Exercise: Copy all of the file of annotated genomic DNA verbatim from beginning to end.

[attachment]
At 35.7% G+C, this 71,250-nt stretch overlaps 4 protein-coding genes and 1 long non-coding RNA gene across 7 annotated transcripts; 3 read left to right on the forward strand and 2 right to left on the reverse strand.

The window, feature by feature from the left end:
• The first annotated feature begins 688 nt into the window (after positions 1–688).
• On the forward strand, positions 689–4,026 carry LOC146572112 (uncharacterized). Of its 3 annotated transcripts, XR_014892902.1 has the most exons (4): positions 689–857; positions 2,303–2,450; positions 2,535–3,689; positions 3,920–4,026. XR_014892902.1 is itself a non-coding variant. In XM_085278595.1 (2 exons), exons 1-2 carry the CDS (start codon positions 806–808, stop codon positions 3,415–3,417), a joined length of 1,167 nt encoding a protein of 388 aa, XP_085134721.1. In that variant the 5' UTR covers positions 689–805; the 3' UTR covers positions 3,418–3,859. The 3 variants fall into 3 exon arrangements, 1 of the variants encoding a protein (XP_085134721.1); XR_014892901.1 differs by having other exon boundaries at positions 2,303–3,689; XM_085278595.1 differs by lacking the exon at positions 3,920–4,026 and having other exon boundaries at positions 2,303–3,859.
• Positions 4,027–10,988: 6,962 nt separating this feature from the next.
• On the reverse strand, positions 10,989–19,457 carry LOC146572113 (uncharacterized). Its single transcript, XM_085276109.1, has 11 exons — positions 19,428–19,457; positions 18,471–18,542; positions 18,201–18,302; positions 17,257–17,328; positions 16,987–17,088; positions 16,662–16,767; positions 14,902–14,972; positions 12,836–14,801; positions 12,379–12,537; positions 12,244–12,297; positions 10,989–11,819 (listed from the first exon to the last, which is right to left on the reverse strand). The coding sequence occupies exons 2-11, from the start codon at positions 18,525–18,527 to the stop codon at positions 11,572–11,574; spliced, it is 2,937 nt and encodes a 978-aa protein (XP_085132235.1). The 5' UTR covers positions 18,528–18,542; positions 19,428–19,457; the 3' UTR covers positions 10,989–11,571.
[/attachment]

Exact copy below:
At 35.7% G+C, this 71,250-nt stretch overlaps 4 protein-coding genes and 1 long non-coding RNA gene across 7 annotated transcripts; 3 read left to right on the forward strand and 2 right to left on the reverse strand.

The window, feature by feature from the left end:
• The first annotated feature begins 688 nt into the window (after positions 1–688).
• On the forward strand, positions 689–4,026 carry LOC146572112 (uncharacterized). Of its 3 annotated transcripts, XR_014892902.1 has the most exons (4): positions 689–857; positions 2,303–2,450; positions 2,535–3,689; positions 3,920–4,026. XR_014892902.1 is itself a non-coding variant. In XM_085278595.1 (2 exons), exons 1-2 carry the CDS (start codon positions 806–808, stop codon positions 3,415–3,417), a joined length of 1,167 nt encoding a protein of 388 aa, XP_085134721.1. In that variant the 5' UTR covers positions 689–805; the 3' UTR covers positions 3,418–3,859. The 3 variants fall into 3 exon arrangements, 1 of the variants encoding a protein (XP_085134721.1); XR_014892901.1 differs by having other exon boundaries at positions 2,303–3,689; XM_085278595.1 differs by lacking the exon at positions 3,920–4,026 and having other exon boundaries at positions 2,303–3,859.
• Positions 4,027–10,988: 6,962 nt separating this feature from the next.
• On the reverse strand, positions 10,989–19,457 carry LOC146572113 (uncharacterized). Its single transcript, XM_085276109.1, has 11 exons — positions 19,428–19,457; positions 18,471–18,542; positions 18,201–18,302; positions 17,257–17,328; positions 16,987–17,088; positions 16,662–16,767; positions 14,902–14,972; positions 12,836–14,801; positions 12,379–12,537; positions 12,244–12,297; positions 10,989–11,819 (listed from the first exon to the last, which is right to left on the reverse strand). The coding sequence occupies exons 2-11, from the start codon at positions 18,525–18,527 to the stop codon at positions 11,572–11,574; spliced, it is 2,937 nt and encodes a 978-aa protein (XP_085132235.1). The 5' UTR covers positions 18,528–18,542; positions 19,428–19,457; the 3' UTR covers positions 10,989–11,571.